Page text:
“Woodland Grey” is an indie horror movie with a frustrating slow burn that finishes without a strong payoff, but it’s well made. The quality production values, strong performances from the cast, great moments of gore, and unsettling visuals outweigh the vagueness that plagues the project overall.
A strange, disturbed man named William (Ryan Blakely) living alone in the woods saves the life of a hiker named Emily (Jenny Raven) after she hits her head by a waterfall. She eventually wakes up, and immediately gets the sense that something isn’t quite right. When Emily makes a horrifying discovery in the dilapidated shed behind the man’s makeshift home, chaos ensues. Emily inadvertently unleashes something that should’ve stayed locked away forever.
The simplicity in the narrative works well here, but co-writer / director Adam Reider‘s storytelling is draggy. He relies heavily on the general creepiness of the forest, something that’s totally universal, but does so at the expense of satisfying his viewers. The film weaves dream sequences and memories in a way that’s incredibly aggravating, playing with the audience by blending flashbacks and reality and fantasy that becomes far too abstract. There are too many questions as to the where and why all of this is happening. Is the forest a metaphor for the afterlife or hell? Is it a fantasy dimension? An alternate universe? A nightmarish delusion? Who knows?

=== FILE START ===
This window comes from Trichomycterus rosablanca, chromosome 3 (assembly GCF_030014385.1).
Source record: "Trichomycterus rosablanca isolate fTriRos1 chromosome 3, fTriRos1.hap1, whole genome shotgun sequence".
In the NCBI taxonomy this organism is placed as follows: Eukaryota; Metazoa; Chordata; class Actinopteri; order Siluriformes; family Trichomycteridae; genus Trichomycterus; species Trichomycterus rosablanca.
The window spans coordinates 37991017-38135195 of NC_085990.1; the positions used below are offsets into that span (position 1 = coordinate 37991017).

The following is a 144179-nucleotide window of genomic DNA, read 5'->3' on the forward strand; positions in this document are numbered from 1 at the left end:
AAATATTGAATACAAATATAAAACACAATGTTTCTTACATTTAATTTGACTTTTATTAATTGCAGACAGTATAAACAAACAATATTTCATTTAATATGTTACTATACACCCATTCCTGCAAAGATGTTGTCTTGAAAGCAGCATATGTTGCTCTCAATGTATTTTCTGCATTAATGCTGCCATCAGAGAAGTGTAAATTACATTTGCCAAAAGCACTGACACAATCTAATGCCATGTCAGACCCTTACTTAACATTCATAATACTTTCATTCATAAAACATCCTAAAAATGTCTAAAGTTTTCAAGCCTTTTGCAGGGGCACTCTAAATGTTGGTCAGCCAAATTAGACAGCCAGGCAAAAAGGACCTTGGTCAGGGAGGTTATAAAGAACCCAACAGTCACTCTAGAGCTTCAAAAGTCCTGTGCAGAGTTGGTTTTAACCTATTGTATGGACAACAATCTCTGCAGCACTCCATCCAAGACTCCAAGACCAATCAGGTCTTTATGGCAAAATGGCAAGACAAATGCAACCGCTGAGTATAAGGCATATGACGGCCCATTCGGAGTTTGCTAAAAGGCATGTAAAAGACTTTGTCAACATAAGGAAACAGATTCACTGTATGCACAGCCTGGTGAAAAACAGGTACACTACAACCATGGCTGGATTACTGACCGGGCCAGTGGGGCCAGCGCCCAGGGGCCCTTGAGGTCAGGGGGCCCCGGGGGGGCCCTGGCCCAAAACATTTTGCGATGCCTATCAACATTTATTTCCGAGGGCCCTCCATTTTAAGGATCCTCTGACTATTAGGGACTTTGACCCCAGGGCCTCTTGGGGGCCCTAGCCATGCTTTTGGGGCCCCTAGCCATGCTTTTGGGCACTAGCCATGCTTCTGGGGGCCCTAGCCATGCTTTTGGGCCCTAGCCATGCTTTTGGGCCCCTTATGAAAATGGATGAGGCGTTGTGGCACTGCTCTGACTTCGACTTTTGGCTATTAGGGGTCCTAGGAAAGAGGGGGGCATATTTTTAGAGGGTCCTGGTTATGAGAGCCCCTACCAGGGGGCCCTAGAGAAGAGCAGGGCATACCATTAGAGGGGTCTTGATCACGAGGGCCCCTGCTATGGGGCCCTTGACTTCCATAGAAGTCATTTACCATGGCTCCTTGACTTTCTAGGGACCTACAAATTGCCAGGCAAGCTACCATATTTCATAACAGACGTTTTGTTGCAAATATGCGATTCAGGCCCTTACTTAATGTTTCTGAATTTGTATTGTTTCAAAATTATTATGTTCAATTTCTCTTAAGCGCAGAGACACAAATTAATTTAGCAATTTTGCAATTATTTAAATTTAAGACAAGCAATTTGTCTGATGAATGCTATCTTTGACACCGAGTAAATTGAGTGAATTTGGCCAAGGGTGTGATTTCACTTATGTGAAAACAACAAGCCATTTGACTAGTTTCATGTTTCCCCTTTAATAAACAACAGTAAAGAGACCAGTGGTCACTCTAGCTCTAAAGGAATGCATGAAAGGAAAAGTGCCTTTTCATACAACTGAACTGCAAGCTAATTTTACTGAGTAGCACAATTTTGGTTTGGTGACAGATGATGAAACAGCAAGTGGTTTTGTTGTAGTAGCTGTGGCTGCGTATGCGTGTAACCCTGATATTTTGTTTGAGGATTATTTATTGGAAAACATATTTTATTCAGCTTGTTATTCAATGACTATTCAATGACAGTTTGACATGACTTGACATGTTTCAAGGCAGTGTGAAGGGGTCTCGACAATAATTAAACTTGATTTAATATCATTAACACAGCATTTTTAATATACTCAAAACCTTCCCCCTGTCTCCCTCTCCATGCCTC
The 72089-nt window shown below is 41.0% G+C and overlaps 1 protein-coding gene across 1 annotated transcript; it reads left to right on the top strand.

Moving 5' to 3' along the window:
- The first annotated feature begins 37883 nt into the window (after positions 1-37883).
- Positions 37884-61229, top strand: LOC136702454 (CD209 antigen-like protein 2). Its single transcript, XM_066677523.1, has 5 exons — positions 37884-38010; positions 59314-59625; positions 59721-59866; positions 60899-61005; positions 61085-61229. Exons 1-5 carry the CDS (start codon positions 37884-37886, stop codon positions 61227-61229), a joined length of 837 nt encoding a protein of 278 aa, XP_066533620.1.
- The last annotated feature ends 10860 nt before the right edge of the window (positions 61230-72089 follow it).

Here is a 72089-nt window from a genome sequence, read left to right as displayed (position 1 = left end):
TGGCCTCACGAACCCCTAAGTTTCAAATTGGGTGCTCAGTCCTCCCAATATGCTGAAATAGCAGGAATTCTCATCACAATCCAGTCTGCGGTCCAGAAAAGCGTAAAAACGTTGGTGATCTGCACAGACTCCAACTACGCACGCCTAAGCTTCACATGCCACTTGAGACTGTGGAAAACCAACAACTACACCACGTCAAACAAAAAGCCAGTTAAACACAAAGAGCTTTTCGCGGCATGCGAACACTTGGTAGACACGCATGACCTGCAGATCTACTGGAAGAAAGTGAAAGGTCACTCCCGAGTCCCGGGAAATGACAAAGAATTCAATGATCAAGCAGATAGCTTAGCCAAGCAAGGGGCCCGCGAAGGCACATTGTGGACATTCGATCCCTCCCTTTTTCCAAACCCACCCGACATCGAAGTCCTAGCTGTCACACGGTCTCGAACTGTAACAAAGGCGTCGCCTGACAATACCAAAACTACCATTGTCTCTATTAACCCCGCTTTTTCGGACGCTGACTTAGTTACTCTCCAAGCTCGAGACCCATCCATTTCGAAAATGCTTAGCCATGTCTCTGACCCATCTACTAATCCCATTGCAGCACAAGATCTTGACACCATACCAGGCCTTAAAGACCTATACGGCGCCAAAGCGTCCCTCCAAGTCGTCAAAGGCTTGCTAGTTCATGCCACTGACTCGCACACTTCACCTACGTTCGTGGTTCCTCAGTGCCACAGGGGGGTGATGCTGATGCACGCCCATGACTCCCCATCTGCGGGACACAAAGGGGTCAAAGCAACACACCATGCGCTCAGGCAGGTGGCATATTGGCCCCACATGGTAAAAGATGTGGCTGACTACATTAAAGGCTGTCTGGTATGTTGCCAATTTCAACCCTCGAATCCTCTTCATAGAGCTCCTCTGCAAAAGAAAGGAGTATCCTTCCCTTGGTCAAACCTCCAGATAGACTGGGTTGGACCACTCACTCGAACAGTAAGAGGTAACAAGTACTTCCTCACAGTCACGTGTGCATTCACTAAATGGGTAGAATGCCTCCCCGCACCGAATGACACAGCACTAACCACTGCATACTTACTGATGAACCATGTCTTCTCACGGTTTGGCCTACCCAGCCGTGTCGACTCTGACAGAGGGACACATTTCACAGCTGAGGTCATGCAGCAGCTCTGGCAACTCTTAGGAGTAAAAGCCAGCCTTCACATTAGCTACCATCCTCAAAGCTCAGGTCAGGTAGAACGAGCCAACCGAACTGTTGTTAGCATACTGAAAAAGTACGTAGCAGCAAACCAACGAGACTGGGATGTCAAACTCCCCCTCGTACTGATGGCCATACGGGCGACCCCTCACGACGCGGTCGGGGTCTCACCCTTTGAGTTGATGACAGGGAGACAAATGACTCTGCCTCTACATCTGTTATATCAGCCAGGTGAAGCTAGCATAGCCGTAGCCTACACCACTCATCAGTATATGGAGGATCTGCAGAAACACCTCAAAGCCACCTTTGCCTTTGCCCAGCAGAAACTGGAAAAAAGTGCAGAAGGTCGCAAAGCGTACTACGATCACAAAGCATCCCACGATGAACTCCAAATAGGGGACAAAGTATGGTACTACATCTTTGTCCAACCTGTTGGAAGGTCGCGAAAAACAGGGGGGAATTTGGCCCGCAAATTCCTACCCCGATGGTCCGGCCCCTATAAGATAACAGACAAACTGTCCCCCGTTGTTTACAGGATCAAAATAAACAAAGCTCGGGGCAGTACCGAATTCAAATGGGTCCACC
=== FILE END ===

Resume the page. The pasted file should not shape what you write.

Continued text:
The film presents a good mystery, but very few actual answers. I love projects that are open to interpretation but after investing almost two hours, I want a little closure.
Things get really strange when Emily and the man try to navigate their way out of the forest’s grasp, where everyone becomes unsure of what’s real and what’s a vision. The woods play mind games with them both, and “Woodland Grey” becomes very loose with its story. It falls apart a little in the last act, but it’s still compelling.
By: Louisa Moore